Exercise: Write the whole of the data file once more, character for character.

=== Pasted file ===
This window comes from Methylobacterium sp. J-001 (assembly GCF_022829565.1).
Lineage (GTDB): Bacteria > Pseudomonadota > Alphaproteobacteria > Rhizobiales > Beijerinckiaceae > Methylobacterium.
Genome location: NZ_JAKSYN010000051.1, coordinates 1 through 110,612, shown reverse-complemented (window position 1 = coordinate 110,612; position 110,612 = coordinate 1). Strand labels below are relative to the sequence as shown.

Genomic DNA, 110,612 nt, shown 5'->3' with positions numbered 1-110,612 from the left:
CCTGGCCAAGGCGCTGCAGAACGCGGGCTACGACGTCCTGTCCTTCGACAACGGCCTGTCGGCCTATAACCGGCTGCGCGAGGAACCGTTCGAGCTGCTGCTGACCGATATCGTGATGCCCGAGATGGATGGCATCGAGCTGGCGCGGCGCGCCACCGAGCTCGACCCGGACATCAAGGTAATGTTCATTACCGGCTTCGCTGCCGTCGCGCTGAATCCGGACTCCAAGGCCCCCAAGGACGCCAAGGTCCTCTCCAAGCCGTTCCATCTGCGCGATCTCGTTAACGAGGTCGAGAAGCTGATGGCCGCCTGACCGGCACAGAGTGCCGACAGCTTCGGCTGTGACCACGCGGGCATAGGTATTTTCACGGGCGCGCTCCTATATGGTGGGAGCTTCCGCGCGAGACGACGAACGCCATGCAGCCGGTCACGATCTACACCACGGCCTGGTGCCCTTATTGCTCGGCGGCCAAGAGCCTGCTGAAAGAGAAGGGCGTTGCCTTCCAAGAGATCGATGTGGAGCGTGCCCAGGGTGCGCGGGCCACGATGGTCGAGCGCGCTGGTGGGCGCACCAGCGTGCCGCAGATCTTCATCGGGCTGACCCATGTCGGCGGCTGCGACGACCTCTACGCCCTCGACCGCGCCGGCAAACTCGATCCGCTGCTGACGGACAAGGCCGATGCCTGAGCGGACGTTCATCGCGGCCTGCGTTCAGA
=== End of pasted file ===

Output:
This window comes from Methylobacterium sp. J-001 (assembly GCF_022829565.1).
Lineage (GTDB): Bacteria > Pseudomonadota > Alphaproteobacteria > Rhizobiales > Beijerinckiaceae > Methylobacterium.
Genome location: NZ_JAKSYN010000051.1, coordinates 1 through 110,612, shown reverse-complemented (window position 1 = coordinate 110,612; position 110,612 = coordinate 1). Strand labels below are relative to the sequence as shown.

Genomic DNA, 110,612 nt, shown 5'->3' with positions numbered 1-110,612 from the left:
CCTGGCCAAGGCGCTGCAGAACGCGGGCTACGACGTCCTGTCCTTCGACAACGGCCTGTCGGCCTATAACCGGCTGCGCGAGGAACCGTTCGAGCTGCTGCTGACCGATATCGTGATGCCCGAGATGGATGGCATCGAGCTGGCGCGGCGCGCCACCGAGCTCGACCCGGACATCAAGGTAATGTTCATTACCGGCTTCGCTGCCGTCGCGCTGAATCCGGACTCCAAGGCCCCCAAGGACGCCAAGGTCCTCTCCAAGCCGTTCCATCTGCGCGATCTCGTTAACGAGGTCGAGAAGCTGATGGCCGCCTGACCGGCACAGAGTGCCGACAGCTTCGGCTGTGACCACGCGGGCATAGGTATTTTCACGGGCGCGCTCCTATATGGTGGGAGCTTCCGCGCGAGACGACGAACGCCATGCAGCCGGTCACGATCTACACCACGGCCTGGTGCCCTTATTGCTCGGCGGCCAAGAGCCTGCTGAAAGAGAAGGGCGTTGCCTTCCAAGAGATCGATGTGGAGCGTGCCCAGGGTGCGCGGGCCACGATGGTCGAGCGCGCTGGTGGGCGCACCAGCGTGCCGCAGATCTTCATCGGGCTGACCCATGTCGGCGGCTGCGACGACCTCTACGCCCTCGACCGCGCCGGCAAACTCGATCCGCTGCTGACGGACAAGGCCGATGCCTGAGCGGACGTTCATCGCGGCCTGCGTTCAGA